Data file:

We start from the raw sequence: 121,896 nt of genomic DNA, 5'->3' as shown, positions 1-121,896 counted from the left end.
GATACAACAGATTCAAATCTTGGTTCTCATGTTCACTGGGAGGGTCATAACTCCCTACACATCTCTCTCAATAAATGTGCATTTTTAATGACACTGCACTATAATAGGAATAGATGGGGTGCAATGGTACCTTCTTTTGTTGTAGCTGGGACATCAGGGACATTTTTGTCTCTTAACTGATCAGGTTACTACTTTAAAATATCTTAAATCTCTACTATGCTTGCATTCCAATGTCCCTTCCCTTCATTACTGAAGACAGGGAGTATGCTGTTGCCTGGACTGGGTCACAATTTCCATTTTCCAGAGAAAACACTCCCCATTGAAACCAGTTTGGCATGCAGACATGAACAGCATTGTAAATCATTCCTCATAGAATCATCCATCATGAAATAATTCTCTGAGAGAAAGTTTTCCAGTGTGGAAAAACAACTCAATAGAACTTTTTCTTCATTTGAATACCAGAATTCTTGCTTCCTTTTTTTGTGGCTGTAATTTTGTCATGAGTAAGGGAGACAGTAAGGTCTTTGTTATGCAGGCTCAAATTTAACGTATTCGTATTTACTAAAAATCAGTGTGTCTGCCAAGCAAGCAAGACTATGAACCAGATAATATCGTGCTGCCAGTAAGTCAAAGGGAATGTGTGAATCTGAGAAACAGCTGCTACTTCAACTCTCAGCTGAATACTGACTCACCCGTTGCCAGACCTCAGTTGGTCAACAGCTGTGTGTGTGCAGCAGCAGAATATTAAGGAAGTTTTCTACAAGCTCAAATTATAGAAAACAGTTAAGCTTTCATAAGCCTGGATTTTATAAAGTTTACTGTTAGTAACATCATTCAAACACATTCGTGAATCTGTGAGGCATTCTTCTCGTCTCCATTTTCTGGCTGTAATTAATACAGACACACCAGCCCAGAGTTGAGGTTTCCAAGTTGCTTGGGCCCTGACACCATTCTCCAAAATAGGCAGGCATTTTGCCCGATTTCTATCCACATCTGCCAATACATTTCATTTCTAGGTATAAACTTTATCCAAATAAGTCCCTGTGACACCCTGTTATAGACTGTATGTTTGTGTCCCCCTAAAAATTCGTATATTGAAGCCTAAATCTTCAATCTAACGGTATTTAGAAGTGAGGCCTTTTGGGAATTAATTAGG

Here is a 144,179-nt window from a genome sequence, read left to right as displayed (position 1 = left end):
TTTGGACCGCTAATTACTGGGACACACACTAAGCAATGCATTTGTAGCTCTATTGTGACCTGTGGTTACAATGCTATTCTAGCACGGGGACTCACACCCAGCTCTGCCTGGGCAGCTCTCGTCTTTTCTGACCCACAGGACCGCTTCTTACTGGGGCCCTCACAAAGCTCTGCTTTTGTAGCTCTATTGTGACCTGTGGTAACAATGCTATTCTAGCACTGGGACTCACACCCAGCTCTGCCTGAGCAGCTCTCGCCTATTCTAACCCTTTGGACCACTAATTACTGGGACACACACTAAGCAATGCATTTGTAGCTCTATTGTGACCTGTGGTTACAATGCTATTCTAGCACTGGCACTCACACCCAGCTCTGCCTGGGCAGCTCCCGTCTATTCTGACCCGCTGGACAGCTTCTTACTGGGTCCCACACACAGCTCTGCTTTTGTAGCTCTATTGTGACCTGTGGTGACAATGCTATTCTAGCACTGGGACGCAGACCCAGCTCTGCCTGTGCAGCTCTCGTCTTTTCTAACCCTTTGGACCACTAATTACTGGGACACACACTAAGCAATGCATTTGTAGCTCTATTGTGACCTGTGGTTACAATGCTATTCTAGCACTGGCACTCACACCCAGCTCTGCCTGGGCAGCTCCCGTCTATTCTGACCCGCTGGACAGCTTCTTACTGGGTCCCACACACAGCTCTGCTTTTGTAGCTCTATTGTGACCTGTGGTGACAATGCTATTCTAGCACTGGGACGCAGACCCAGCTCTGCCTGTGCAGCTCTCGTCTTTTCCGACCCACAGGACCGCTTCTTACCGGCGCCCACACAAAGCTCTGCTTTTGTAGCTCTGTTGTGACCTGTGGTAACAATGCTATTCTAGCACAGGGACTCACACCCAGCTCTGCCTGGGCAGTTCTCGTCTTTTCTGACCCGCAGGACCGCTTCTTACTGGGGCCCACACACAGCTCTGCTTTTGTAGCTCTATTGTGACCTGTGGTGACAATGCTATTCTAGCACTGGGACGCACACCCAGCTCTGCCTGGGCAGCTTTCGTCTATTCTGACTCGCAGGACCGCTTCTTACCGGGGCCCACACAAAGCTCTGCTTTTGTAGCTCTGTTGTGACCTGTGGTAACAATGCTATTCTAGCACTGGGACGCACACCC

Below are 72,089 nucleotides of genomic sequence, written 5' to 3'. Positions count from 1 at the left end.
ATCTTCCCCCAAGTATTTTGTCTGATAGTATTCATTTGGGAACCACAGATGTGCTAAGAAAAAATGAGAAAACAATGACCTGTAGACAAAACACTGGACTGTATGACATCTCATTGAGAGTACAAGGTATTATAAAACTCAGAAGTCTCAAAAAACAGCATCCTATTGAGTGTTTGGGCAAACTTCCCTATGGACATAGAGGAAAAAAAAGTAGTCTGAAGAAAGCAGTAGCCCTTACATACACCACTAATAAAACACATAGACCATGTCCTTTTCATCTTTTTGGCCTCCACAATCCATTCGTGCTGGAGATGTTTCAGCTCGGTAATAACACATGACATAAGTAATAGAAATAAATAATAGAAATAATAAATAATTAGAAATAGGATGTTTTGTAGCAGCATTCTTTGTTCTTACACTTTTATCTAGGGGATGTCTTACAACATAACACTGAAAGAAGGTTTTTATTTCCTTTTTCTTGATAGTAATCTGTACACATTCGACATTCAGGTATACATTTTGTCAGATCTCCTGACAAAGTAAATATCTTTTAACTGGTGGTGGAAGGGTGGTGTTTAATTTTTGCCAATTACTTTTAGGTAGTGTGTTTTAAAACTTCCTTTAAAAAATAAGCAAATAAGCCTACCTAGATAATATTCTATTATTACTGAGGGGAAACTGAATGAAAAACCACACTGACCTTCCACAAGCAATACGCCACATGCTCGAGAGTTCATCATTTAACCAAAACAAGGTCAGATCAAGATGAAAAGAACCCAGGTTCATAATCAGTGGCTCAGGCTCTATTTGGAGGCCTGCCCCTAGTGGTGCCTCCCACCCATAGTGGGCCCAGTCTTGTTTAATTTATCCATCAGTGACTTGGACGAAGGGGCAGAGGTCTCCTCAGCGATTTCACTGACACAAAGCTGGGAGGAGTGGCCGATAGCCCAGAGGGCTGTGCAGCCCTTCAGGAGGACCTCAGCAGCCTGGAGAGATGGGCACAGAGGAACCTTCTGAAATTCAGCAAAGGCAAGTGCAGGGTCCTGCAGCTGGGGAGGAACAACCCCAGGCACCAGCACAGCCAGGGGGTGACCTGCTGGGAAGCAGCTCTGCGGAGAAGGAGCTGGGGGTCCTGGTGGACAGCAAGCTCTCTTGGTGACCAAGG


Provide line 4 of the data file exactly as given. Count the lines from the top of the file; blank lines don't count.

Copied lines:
TTTGGACCGCTAATTACTGGGACACACACTAAGCAATGCATTTGTAGCTCTATTGTGACCTGTGGTTACAATGCTATTCTAGCACGGGGACTCACACCCAGCTCTGCCTGGGCAGCTCTCGTCTTTTCTGACCCACAGGACCGCTTCTTACTGGGGCCCTCACAAAGCTCTGCTTTTGTAGCTCTATTGTGACCTGTGGTAACAATGCTATTCTAGCACTGGGACTCACACCCAGCTCTGCCTGAGCAGCTCTCGCCTATTCTAACCCTTTGGACCACTAATTACTGGGACACACACTAAGCAATGCATTTGTAGCTCTATTGTGACCTGTGGTTACAATGCTATTCTAGCACTGGCACTCACACCCAGCTCTGCCTGGGCAGCTCCCGTCTATTCTGACCCGCTGGACAGCTTCTTACTGGGTCCCACACACAGCTCTGCTTTTGTAGCTCTATTGTGACCTGTGGTGACAATGCTATTCTAGCACTGGGACGCAGACCCAGCTCTGCCTGTGCAGCTCTCGTCTTTTCTAACCCTTTGGACCACTAATTACTGGGACACACACTAAGCAATGCATTTGTAGCTCTATTGTGACCTGTGGTTACAATGCTATTCTAGCACTGGCACTCACACCCAGCTCTGCCTGGGCAGCTCCCGTCTATTCTGACCCGCTGGACAGCTTCTTACTGGGTCCCACACACAGCTCTGCTTTTGTAGCTCTATTGTGACCTGTGGTGACAATGCTATTCTAGCACTGGGACGCAGACCCAGCTCTGCCTGTGCAGCTCTCGTCTTTTCCGACCCACAGGACCGCTTCTTACCGGCGCCCACACAAAGCTCTGCTTTTGTAGCTCTGTTGTGACCTGTGGTAACAATGCTATTCTAGCACAGGGACTCACACCCAGCTCTGCCTGGGCAGTTCTCGTCTTTTCTGACCCGCAGGACCGCTTCTTACTGGGGCCCACACACAGCTCTGCTTTTGTAGCTCTATTGTGACCTGTGGTGACAATGCTATTCTAGCACTGGGACGCACACCCAGCTCTGCCTGGGCAGCTTTCGTCTATTCTGACTCGCAGGACCGCTTCTTACCGGGGCCCACACAAAGCTCTGCTTTTGTAGCTCTGTTGTGACCTGTGGTAACAATGCTATTCTAGCACTGGGACGCACACCC